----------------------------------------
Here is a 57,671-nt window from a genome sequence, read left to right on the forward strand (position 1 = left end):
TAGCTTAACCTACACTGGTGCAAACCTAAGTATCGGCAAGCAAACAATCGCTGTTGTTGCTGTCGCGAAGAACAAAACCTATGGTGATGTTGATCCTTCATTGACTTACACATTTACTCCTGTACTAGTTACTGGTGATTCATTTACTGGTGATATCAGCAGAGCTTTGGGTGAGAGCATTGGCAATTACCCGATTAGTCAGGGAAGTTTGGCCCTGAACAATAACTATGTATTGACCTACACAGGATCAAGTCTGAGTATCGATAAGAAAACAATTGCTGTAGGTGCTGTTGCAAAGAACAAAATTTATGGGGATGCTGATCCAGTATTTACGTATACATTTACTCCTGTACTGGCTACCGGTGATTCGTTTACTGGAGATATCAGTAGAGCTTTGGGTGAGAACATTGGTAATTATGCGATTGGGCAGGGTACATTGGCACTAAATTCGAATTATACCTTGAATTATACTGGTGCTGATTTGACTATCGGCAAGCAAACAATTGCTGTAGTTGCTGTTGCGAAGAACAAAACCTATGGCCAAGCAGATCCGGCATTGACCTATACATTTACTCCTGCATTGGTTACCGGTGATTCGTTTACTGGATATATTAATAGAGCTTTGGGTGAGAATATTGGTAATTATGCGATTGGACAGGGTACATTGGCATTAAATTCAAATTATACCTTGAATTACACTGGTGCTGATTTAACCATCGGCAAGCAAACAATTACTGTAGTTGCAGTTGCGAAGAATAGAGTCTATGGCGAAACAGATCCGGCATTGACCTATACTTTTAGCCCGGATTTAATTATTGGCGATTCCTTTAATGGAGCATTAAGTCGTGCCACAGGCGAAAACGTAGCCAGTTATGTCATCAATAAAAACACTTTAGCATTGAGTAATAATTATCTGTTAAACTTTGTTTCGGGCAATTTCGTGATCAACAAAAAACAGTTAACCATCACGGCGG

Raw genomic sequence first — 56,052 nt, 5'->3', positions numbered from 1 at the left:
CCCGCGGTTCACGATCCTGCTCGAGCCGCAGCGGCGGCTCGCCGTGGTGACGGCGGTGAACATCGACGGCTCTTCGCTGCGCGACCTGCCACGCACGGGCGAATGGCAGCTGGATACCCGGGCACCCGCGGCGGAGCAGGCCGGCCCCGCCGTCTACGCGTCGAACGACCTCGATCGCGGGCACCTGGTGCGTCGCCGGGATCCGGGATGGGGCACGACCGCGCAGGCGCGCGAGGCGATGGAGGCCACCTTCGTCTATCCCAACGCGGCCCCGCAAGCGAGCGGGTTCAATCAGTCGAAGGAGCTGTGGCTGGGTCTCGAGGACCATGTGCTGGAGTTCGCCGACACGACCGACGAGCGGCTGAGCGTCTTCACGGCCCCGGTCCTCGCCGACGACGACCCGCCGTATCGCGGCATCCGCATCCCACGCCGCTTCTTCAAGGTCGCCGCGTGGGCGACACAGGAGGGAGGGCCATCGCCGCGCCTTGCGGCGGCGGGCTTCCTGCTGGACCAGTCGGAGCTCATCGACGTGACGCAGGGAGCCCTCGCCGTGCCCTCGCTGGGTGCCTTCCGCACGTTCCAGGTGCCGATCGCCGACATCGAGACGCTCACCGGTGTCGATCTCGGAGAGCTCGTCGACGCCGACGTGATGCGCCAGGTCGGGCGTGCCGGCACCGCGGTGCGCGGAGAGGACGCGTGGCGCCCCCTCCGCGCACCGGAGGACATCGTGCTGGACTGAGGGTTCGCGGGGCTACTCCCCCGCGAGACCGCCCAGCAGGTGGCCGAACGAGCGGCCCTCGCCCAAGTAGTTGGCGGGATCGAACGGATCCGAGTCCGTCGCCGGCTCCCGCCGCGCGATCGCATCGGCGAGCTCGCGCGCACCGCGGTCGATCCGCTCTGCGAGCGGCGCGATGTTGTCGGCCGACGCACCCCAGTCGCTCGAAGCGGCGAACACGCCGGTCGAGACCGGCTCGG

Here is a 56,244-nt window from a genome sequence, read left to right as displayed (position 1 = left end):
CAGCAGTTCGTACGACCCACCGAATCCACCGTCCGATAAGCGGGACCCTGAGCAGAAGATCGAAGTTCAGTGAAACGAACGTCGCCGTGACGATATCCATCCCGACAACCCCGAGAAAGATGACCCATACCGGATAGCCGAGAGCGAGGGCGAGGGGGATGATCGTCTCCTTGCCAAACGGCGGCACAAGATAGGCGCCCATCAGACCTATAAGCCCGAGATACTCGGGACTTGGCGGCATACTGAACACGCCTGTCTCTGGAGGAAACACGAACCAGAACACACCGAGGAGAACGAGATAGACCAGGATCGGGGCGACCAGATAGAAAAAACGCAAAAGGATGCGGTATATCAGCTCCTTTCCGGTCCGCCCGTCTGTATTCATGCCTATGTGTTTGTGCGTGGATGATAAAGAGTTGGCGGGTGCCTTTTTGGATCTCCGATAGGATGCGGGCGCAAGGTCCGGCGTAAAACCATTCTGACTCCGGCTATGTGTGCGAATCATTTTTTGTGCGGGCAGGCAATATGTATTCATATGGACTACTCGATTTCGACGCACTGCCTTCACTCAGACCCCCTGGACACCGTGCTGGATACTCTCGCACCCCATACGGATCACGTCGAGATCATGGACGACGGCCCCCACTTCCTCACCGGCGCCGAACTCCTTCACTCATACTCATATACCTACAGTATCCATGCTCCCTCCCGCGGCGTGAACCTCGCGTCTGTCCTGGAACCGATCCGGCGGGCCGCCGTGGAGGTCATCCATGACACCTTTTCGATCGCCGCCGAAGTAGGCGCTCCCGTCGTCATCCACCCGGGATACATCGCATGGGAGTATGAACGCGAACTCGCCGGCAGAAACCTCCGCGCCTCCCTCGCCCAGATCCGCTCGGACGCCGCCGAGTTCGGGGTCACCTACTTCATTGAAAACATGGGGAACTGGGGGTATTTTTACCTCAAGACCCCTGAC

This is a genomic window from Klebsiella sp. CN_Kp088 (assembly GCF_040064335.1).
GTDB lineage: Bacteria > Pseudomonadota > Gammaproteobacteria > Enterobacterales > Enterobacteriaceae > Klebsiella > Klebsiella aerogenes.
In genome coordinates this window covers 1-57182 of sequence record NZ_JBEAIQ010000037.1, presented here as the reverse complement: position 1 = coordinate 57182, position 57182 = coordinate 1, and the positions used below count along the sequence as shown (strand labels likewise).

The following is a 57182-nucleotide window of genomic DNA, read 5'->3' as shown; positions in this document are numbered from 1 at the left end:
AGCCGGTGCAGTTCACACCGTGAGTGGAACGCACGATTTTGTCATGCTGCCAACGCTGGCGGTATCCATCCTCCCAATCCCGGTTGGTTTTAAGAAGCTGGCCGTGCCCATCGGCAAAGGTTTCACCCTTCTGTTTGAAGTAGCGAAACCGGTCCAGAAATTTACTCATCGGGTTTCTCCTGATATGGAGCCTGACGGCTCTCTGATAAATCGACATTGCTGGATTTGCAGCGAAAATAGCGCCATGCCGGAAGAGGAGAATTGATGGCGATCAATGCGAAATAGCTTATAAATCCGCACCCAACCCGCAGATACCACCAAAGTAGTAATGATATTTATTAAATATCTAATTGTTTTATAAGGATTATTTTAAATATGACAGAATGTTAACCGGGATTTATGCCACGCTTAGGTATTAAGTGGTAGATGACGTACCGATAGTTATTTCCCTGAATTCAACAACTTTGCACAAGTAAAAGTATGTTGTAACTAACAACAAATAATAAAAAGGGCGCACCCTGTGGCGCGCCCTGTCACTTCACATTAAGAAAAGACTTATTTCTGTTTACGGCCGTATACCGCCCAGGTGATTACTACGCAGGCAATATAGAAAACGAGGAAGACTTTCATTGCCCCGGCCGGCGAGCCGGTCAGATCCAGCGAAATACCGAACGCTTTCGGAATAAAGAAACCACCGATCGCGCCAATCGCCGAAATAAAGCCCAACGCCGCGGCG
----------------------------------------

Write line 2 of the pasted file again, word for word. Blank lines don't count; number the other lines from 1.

TAGCTTAACCTACACTGGTGCAAACCTAAGTATCGGCAAGCAAACAATCGCTGTTGTTGCTGTCGCGAAGAACAAAACCTATGGTGATGTTGATCCTTCATTGACTTACACATTTACTCCTGTACTAGTTACTGGTGATTCATTTACTGGTGATATCAGCAGAGCTTTGGGTGAGAGCATTGGCAATTACCCGATTAGTCAGGGAAGTTTGGCCCTGAACAATAACTATGTATTGACCTACACAGGATCAAGTCTGAGTATCGATAAGAAAACAATTGCTGTAGGTGCTGTTGCAAAGAACAAAATTTATGGGGATGCTGATCCAGTATTTACGTATACATTTACTCCTGTACTGGCTACCGGTGATTCGTTTACTGGAGATATCAGTAGAGCTTTGGGTGAGAACATTGGTAATTATGCGATTGGGCAGGGTACATTGGCACTAAATTCGAATTATACCTTGAATTATACTGGTGCTGATTTGACTATCGGCAAGCAAACAATTGCTGTAGTTGCTGTTGCGAAGAACAAAACCTATGGCCAAGCAGATCCGGCATTGACCTATACATTTACTCCTGCATTGGTTACCGGTGATTCGTTTACTGGATATATTAATAGAGCTTTGGGTGAGAATATTGGTAATTATGCGATTGGACAGGGTACATTGGCATTAAATTCAAATTATACCTTGAATTACACTGGTGCTGATTTAACCATCGGCAAGCAAACAATTACTGTAGTTGCAGTTGCGAAGAATAGAGTCTATGGCGAAACAGATCCGGCATTGACCTATACTTTTAGCCCGGATTTAATTATTGGCGATTCCTTTAATGGAGCATTAAGTCGTGCCACAGGCGAAAACGTAGCCAGTTATGTCATCAATAAAAACACTTTAGCATTGAGTAATAATTATCTGTTAAACTTTGTTTCGGGCAATTTCGTGATCAACAAAAAACAGTTAACCATCACGGCGG